Aldi and Lidl combined now account for 10 per cent of UK grocery market

The two grocers have stolen market share from the more established supermarkets in a short period of time. Just three years ago, their combined market share was five per cent reports CityAM

Aldi’s market share stands at 5.6 per cent – where it has remained for five consecutive months – while Lidl has reached a record high of 4.4 per cent, according to Kantar Worldpanel.

Fraser McKevitt, head of retail and consumer insight at Kantar, said: “In the last 12 weeks the two retailers have attracted another additional million shoppers compared with last year while average spend per trip has increased by four per cent to £18.85, which is 78p ahead of the total retailer average. The discounters show no sign of stopping and with plans to open hundreds of stores between them, they’ll noticeably widen their reach to the British population.”

Their growth comes at a time when the rest of the sector is struggling. Sales in the 12 weeks to 8 November rose just 0.5 per cent, despite the launch of a series of high profile Christmas adverts. And grocery deflation is not helping, with prices dropping 1.7 per cent in the 12 week period.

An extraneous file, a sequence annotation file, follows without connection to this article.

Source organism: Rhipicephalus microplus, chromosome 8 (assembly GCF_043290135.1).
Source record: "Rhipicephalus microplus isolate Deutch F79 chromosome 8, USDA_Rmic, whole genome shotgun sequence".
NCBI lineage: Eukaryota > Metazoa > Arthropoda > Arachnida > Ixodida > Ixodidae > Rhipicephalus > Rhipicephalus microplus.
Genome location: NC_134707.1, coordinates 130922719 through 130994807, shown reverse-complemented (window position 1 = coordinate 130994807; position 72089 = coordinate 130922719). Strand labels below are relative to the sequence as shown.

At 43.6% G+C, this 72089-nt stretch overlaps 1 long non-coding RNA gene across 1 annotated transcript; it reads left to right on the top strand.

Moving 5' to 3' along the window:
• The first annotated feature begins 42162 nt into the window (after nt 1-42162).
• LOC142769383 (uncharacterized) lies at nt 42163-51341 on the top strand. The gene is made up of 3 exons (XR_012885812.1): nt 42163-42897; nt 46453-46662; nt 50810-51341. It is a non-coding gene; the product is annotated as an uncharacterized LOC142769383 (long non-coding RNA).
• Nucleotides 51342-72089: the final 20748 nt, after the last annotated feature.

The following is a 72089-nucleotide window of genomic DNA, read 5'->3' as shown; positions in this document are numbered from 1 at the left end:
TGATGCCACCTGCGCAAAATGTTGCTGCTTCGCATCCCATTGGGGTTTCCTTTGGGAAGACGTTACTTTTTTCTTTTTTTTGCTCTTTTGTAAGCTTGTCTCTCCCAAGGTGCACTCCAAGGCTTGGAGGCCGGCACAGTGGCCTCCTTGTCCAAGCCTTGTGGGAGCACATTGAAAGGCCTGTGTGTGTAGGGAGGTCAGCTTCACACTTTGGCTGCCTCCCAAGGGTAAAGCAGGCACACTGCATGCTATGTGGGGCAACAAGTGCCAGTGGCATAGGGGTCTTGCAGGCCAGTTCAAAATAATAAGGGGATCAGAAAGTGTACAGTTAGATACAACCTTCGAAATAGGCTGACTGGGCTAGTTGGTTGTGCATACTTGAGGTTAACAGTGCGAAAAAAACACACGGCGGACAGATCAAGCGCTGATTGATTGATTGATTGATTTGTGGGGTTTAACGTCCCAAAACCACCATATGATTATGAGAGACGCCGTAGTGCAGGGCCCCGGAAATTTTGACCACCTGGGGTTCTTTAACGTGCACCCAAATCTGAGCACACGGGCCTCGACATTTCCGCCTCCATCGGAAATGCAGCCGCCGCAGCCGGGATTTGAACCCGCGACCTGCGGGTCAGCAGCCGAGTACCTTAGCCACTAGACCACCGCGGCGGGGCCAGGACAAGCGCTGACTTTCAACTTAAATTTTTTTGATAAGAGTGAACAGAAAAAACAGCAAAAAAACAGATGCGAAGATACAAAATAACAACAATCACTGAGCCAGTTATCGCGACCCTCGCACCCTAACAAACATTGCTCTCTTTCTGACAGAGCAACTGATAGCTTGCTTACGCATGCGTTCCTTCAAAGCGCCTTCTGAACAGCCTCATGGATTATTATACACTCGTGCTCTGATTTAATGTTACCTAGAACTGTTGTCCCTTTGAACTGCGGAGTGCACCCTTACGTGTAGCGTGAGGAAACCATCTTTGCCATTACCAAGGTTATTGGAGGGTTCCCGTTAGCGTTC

Tesco and Asda fared the worst, with spend falling 2.5 per cent and 3.5 per cent respectively. Morrisons also registered declines, albeit at a lower rate of 1.7 per cent.

Sainsbury’s was the only one of the big four in growth, up 1.5 per cent for the three months.

McKevitt said: “Sainsbury’s has seen its fourth consecutive period of growth, flying in the face of tough market conditions. It’s 1.5 per cent increase in sales was sufficiently ahead of the market for the retailer to increase its share by 0.2 percentage points – the first share gain registered by any of the ‘big four’ retailers since October 2014.

“Sainsbury’s performance means it has once again regained its position as Britain’s second largest supermarket, pushing ahead of Asda in the latest 12 weeks. The food-focused retailer traditionally increases its market share over Christmas, so we can expect to see it keep hold of second place for the time being.”

Nielsen, which released its figures on the same day, painted a similar picture of the state of the sector.

Total sales for the four weeks to 7 November dropped 1.2 per cent, while volume dropped 0.5 per cent. Tesco and Morrison’s sales were down 1.8 per cent apiece, but Asda fell an even greater 4.7 per cent.

Sainsbury’s sales grew 0.4 per cent, but this was dwarfed by the increases made by Aldi and Lidl, up 27.5 per cent and 21.7 per cent respectively.

Nielsen’s UK head of retailer and business insight Mike Watkins said: “The rise of the discounters seems to have hit Tesco, Asda and Morrisons the hardest. Their combined market share over the last year is down 2.1 per cent, the exact figure the discounters’ has risen.”